Thursday, May 28, 2015

"The Greek Endgame Is Here": Probability Of IMF Default Now 70%, Says Deutsche Bank.......

THIS COULD BE THE CATALYST THAT TIPS THE ENTIRE ROTTEN APPLE CART OVER! IT WILL BE THE END GAME FOR NOT ONLY GREECE, BUT THE EURO AND THE ON GOING CENTRAL BANK INSANITY, IF THIS DOES NOT GET WORKED OUT. 

IS THIS THE MOMENT OF FAILURE OR DO WE HAVE ANOTHER TEMPORARY PATCH JOB COMING? ALL THE PATCHES WON'T HOLD MUCH LONGER....THE PEASANTS ARE RESTLESS AND VERY WORRIED, THAT'S WHY THEIR TAKING THEIR MONEY OUT OF GREEK BANKS...CYPRUS WAS A PROBLEM, GREECE IS A DISASTER WAITING TO INFECT THE ENTIRE FINANCIAL LANDSCAPE.

I BET THEIR ARE A LOT OF VERY NERVOUS BANKERS AROUND THE WORLD, THIS IS A STOMACH CHURNING EVENT FOR THOSE IN HIGH FINANCE. THEY ALL KNOW THEY ARE ABOUT TO GET WHAT THEY DESERVE.
 
"The Greek Endgame Is Here": Probability Of IMF Default Now 70%, Says Deutsche Bank

Amid accelerating deposit outflows and an hourly flow of conflicting headlines,Deutsche Bank is out with a fresh take on the Greek endgame including an analysis of both the political wrangling that would need to take place in order for parliamentary approval of concessions to creditors and the mechanics of a default to the IMF.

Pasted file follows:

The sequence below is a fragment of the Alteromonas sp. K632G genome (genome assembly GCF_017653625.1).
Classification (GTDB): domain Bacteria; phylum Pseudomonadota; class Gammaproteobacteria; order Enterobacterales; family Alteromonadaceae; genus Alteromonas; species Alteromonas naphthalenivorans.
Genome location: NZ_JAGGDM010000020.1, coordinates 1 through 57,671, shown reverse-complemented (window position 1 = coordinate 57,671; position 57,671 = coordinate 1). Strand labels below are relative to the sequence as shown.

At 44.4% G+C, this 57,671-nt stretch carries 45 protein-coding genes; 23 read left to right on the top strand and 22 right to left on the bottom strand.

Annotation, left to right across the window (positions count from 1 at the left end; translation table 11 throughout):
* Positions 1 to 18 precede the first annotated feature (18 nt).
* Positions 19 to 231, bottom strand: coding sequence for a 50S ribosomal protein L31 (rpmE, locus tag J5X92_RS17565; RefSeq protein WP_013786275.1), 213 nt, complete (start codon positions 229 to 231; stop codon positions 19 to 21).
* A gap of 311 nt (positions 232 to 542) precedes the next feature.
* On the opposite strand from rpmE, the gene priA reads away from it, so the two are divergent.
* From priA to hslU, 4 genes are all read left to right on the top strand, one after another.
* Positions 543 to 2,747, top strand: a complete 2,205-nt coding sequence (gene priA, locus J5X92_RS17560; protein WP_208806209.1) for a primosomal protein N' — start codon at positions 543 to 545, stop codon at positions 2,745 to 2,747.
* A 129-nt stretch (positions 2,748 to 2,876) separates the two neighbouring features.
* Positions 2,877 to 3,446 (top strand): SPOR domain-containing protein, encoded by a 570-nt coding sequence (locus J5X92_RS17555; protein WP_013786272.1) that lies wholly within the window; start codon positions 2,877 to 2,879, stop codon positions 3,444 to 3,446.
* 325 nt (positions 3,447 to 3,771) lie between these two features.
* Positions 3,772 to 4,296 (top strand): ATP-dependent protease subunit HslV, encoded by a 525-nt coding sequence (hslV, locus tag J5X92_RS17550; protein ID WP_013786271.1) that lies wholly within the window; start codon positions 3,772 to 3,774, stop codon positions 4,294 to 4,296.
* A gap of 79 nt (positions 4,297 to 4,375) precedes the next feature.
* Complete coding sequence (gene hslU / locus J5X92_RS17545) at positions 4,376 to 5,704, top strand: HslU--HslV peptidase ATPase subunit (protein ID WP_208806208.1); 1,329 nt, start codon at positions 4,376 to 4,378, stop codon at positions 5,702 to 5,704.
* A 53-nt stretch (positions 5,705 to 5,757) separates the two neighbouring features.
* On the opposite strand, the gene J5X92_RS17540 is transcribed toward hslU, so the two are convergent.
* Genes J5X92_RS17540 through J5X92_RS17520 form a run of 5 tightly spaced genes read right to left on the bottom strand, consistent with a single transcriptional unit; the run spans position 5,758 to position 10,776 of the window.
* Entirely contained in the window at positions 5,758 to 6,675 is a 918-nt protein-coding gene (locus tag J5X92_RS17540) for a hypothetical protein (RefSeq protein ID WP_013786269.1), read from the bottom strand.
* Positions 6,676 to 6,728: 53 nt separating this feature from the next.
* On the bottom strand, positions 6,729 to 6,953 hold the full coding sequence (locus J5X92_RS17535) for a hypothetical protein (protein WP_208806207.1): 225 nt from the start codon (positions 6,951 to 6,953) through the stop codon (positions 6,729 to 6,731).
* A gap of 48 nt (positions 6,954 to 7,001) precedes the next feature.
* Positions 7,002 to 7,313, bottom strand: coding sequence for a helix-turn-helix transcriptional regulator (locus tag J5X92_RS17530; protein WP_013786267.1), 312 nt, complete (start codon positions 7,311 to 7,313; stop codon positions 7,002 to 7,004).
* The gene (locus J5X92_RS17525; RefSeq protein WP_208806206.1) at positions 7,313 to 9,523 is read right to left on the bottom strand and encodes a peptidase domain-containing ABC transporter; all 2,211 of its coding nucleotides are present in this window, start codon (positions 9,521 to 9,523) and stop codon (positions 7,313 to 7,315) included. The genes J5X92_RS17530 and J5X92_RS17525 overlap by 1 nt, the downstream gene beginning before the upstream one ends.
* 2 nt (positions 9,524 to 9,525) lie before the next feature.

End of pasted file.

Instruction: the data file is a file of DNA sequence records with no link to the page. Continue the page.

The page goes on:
There is a 40% chance that Greece simply doesn't pay the IMF next month triggering, at the very least, restrictions on ELA access and, in short order, capital controls as withdrawals could accelerate and (literally) break the bank within "a matter of days."

Alternatively, there's a 30% chance that a deal is reached but proves so politically contentious that its provisions can't be approved in time, making a payment to the IMF logistically impossible and putting the ECB in the rather unpalatable position of having to decide how lenient it wants to be based on the central bank's perception of ratification progress which, incidentally, is essentially the same position Mario Draghi has been in for quite sometime only next month, creditors stop getting paid.

And just in case there were any lingering doubts about where talks are headed or about whether the IMF will be willing to compromise on either pension reform or its demands for the EU to writedown Greek debt in order to make the country's debt-to-GDP ratio more 'sustainable', we'll close with the following three headlines that hit the wires this morning:

GREECE SAID TO BE FAR APART WITH CREDITORS ON DEBT TALKS
IMF SAID TO INSIST ON GREEK REFORMS INCLUDING PENSION CHANGES
IMF SAID TO BELIEVE DEBT RELIEF FOR GREECE MAY BE NECESSARY

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